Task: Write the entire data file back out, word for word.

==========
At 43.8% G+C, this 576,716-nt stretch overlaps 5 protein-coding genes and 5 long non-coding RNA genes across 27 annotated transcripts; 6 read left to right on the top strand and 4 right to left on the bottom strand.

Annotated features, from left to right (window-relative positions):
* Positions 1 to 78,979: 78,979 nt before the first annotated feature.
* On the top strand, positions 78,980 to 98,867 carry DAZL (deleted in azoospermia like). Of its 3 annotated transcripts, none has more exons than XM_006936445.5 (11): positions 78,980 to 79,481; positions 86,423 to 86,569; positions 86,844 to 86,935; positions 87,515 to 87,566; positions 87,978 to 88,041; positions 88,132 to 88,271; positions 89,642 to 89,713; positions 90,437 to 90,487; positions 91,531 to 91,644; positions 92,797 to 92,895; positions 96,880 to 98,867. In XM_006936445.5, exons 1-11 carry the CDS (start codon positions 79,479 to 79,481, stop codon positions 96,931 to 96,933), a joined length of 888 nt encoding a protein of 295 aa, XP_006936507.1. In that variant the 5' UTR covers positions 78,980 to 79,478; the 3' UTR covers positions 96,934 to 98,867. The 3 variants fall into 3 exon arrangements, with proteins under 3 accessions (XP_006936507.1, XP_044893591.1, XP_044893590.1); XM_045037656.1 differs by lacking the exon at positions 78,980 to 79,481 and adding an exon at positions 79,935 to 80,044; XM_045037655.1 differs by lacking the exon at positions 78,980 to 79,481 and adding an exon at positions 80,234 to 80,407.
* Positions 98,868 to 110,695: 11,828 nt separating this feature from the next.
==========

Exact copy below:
At 43.8% G+C, this 576,716-nt stretch overlaps 5 protein-coding genes and 5 long non-coding RNA genes across 27 annotated transcripts; 6 read left to right on the top strand and 4 right to left on the bottom strand.

Annotated features, from left to right (window-relative positions):
* Positions 1 to 78,979: 78,979 nt before the first annotated feature.
* On the top strand, positions 78,980 to 98,867 carry DAZL (deleted in azoospermia like). Of its 3 annotated transcripts, none has more exons than XM_006936445.5 (11): positions 78,980 to 79,481; positions 86,423 to 86,569; positions 86,844 to 86,935; positions 87,515 to 87,566; positions 87,978 to 88,041; positions 88,132 to 88,271; positions 89,642 to 89,713; positions 90,437 to 90,487; positions 91,531 to 91,644; positions 92,797 to 92,895; positions 96,880 to 98,867. In XM_006936445.5, exons 1-11 carry the CDS (start codon positions 79,479 to 79,481, stop codon positions 96,931 to 96,933), a joined length of 888 nt encoding a protein of 295 aa, XP_006936507.1. In that variant the 5' UTR covers positions 78,980 to 79,478; the 3' UTR covers positions 96,934 to 98,867. The 3 variants fall into 3 exon arrangements, with proteins under 3 accessions (XP_006936507.1, XP_044893591.1, XP_044893590.1); XM_045037656.1 differs by lacking the exon at positions 78,980 to 79,481 and adding an exon at positions 79,935 to 80,044; XM_045037655.1 differs by lacking the exon at positions 78,980 to 79,481 and adding an exon at positions 80,234 to 80,407.
* Positions 98,868 to 110,695: 11,828 nt separating this feature from the next.